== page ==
In the previous part we finished to setup our appliances. We can now start to replicate virtual machines!
In this article, we are going to configure a new replication and check how we can monitor the progress and the health of this replication.
Configure a new replication
We start from the virtual machine that we want to replicate. Right-click, All vSphere Replication Actions, Configure Replication…Since the very latest version, vSphere Replication enables replication to Cloud providers, but for the moment we keep using our own disaster recovery site.We can now select our disaster recovery vCenter.If we have several replication replication servers we can choose the replication server on our desired target site. As we only have a single target site yet the choice is easy and we let auto-assignment do the job :).We select the datastore; in our case it’s the local datastore of the disaster recovery server.We have the possibility to replicate VMs in an consistent state, but this requires VSS (and thus, Windows sytems). If the VM supports it, I recommend to enable it.Configure the RPO. You can configure ridiculously short RPOs, but don’t forget that you will need to transfer the changed blocks over the line. In our case, 12 hours is a satisfying RPO. We have the possibility to keep snapshots at destination, in order to have some kind of backup history. We will just keep two versions, for an additional level of safety.Finally, you can check the settings one last time and start the replication!Now that our replication is starting, we will focus on the monitoring possibilities.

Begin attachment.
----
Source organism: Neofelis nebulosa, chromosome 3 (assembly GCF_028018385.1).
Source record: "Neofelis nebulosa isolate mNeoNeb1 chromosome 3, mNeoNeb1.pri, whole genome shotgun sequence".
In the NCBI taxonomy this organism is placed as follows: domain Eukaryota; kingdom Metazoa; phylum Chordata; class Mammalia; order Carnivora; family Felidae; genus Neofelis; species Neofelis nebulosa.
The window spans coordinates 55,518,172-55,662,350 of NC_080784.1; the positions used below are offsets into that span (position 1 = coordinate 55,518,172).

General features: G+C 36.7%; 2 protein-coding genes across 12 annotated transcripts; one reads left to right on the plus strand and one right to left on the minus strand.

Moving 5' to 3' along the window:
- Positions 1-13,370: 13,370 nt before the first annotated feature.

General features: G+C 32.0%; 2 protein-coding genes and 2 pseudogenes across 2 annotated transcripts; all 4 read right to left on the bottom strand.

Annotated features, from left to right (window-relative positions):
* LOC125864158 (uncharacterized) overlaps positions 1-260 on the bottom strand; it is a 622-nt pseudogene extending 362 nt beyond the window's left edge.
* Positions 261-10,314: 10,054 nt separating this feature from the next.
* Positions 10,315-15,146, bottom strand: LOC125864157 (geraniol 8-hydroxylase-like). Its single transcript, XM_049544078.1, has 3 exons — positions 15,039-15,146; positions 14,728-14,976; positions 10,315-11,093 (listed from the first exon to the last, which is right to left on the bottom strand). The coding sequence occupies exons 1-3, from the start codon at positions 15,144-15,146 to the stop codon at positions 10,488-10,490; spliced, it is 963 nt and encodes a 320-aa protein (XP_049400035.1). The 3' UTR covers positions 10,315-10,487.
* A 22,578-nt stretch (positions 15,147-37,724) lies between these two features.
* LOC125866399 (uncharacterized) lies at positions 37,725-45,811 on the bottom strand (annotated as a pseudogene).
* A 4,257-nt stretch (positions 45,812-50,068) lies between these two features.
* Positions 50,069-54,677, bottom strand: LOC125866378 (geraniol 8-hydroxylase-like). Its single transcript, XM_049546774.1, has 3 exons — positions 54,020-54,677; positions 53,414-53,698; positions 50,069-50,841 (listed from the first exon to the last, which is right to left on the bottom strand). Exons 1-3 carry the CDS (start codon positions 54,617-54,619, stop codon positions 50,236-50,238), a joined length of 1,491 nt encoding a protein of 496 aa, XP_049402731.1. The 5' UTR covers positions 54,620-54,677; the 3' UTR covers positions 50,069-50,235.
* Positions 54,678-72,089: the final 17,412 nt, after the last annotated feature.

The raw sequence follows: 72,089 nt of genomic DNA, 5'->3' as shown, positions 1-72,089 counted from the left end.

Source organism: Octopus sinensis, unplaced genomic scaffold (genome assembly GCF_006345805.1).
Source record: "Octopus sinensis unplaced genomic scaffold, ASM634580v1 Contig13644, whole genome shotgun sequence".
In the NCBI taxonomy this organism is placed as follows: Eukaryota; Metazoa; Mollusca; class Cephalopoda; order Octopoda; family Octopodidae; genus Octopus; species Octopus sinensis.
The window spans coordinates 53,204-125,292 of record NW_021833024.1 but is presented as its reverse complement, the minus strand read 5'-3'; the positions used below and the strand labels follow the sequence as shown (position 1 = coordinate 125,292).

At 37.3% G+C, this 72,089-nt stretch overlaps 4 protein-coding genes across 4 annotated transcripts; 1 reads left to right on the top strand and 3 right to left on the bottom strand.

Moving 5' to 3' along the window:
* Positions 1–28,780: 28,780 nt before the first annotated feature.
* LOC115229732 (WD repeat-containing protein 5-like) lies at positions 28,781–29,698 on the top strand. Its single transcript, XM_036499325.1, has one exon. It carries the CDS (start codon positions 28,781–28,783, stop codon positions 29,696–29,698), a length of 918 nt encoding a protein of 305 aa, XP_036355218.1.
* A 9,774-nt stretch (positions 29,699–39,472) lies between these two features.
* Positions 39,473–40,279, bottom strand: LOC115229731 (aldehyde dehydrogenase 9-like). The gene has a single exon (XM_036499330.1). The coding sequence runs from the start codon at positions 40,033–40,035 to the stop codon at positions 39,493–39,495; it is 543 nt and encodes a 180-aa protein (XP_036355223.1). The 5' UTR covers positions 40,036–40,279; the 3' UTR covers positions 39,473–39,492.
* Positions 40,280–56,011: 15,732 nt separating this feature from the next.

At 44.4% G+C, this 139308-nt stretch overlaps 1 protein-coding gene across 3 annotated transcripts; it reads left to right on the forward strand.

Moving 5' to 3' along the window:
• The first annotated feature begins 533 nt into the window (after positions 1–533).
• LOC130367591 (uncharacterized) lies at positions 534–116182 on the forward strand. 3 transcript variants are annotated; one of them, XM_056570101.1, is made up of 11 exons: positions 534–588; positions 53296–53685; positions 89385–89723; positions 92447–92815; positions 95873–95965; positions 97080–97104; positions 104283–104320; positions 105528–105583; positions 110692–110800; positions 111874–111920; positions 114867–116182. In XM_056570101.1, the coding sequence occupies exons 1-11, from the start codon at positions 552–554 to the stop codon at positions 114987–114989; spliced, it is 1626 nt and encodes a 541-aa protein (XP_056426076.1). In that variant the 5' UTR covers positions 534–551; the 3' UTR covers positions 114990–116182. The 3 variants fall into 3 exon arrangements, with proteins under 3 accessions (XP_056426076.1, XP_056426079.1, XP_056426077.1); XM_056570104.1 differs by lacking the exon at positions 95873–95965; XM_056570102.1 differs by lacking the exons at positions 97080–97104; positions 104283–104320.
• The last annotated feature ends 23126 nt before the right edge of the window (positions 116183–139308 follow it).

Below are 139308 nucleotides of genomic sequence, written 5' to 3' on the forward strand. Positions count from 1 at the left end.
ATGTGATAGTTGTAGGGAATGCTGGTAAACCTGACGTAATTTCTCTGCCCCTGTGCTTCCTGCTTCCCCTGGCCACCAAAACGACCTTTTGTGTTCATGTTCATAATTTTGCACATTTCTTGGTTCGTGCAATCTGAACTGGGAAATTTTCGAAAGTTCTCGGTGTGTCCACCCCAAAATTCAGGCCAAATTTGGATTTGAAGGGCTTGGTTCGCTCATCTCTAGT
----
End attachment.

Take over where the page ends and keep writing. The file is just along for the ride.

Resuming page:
Monitoring the replication
You will see all outgoing replications, and for each replication the replication type (here the initial replication), its progress, and various settings related to the replication.Another possibility is to go directly to the VM, in the Summary tab: there is now a replication item which shows an overview of the replication status.Back in the vSphere Replication management plugin, you will also find metrics and graphs about the outgoing replications (outgoing only!) by clicking on Reports. This report page is brand new from the latest version and will probably be improved with new versions. (how relevant is a pie chart of replicated VMs vs non-replicated VMs ? 🙂 )The Transferred bytes and RPO violations are probably the most useful graphs yet.
When you’ve configured your replications, you can go to the next part, where we will recover a virtual machine, and restart the replication after a successful recovery test.
A last remark: as we mentioned earlier, vSphere Replication has no bandwidth limitation mechanism, so if you want to replicate huge virtual machines, it could be better to do it over the week-end!